Civil War was not Millar’s first instance of infusing comics with liberal politics. Earlier in the decade he wrote “The Tomorrow People,” the first installation of The Ultimate X-Men, which portrayed then-President George W. Bush in a rather unflattering light. It’s no surprise, then, that Millar later referred to the Bush Administration as an “un-elected junta sitting in the Oval Office” that had engineered a “perpetual state of war and fear.” Millar has also written Superman: Red Son which portrays the Man of Steel as a Soviet superhero and The Ultimates in which superheroes from Russia, China, and North Korea invade the imperial United States.

Indeed, Millar is part of a trend. Back in 2014, comic-book artists Chuck Dixon and Paul Rivoche wrote in the Wall Street Journal that modern comics have descended “into political correctness, moral ambiguity and leftist ideology.” They’re weren’t wrong. Recently, Marvel cast Captain America in the roll of fighting American “terrorists” who are trying to stop illegal immigration. This follows comics where Captain America went after groups that looked a lot like the Tea Party and views America through the lens of Noam Chomsky. Meanwhile, Spider-Man has teamed up with President Obama, and Superman has gone to the United Nations, renounced his American citizenship, and declared himself a globalist. There are exceptions — see comics written by Frank Miller, for instance. But they are exceptions. The politics of comics like Civil War are increasingly the rule.

Some defenders of Civil War claim that Captain America represents freedom and Iron Man authoritarianism. Yet, nowhere in the series is freedom ever referred to as an ideal worth fighting for. In fact, the word “freedom” appears only once in the series, and then only to dismiss two superheroes as ones whose “freedom means so little to them” when they defect to Iron Man’s side. Rather, Captain America’s side claims it is standing up for “tradition,” something that is breezily dismissed as the “Wild West.” Iron Man’s partisans realize they are living in a “different world” while Captain America’s supporters want things to be the “way they’ve always been.” The Registration Act will make superheroes “legitimate” while weeding out “the kids, the amateurs, and the sociopaths.”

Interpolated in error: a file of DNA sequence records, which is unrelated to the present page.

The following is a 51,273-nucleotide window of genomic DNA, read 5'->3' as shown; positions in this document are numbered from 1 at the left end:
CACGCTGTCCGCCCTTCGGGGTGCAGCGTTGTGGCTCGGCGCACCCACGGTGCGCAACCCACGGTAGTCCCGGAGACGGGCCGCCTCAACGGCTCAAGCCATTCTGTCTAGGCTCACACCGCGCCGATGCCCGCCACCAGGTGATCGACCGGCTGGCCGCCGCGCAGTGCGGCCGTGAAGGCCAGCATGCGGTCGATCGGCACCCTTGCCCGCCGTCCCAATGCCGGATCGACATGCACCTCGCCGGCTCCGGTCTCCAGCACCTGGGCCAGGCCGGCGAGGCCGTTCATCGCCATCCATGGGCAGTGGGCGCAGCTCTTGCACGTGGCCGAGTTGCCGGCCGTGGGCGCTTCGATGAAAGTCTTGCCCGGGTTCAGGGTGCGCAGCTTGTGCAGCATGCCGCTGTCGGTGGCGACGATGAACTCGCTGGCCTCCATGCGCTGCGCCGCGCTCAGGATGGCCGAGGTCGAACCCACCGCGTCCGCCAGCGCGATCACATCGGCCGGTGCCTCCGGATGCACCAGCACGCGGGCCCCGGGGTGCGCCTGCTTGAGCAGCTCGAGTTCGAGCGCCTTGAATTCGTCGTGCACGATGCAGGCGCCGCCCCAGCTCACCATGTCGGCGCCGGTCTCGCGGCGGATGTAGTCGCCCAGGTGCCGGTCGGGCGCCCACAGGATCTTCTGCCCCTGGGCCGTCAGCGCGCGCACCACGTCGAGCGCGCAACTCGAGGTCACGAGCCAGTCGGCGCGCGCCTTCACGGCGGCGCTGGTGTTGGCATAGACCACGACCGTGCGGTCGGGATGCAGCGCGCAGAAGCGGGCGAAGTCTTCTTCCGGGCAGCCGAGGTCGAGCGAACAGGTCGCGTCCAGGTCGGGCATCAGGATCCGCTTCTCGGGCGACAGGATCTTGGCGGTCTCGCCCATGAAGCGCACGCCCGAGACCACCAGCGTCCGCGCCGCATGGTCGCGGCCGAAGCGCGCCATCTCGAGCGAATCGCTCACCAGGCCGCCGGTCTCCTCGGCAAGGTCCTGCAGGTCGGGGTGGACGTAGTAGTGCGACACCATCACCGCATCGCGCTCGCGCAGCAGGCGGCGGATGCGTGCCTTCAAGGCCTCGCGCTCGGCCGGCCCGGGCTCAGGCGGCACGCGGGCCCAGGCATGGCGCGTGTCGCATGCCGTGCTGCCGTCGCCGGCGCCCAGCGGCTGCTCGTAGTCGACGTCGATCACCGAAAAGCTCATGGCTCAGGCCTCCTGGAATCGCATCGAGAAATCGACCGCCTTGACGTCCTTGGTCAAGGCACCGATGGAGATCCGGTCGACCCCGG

The conflict ends with a pitched battle in New York City. Captain America’s side is on the verge of winning and Captain America is about to kill Iron Man when he is tackled by a group of police officers, firemen, and EMTs. At that point Captain America realizes that his side is “not fighting for the people anymore,” that they’re “just fighting.” He orders his side to stand down. Captain America is put in prison, some of his supporters go underground or flee to Canada, while the remainder are amnestied.

In the aftermath, things couldn’t be going better for Iron Man’s side. “Working with the government,” says Iron Man supporter Reed Richards, “our remit has moved beyond law and order and we’re now tackling everything from the environment to global poverty.” If only Lyndon Johnson had the help of the Avengers and the Fantastic Four, who knows how successful his Great Society would have been!

In the closing scenes, Tony Stark converses with Miriam Sharpe. He reveals to her that he and some other “big brains” in the superhero community have “a hundred ideas for a safer world” and that the “best is yet to come.” Yep, really smart people with big ideas working with the government can make our society so much better — that’s the lesson we want to impart to young people.

As Andrew Breitbart once said, politics is downstream from culture. That the infestation of liberal politics has seeped all the way into comic books is a good indication of how successful liberals have been in the culture war. Is it any wonder, then, that millennials have a higher opinion of socialism than capitalism? Unfortunately, there is no indication that the current trend in comics will end any time soon, and now, thanks to a new movie, a very liberal comic book series is likely to get a significant boost.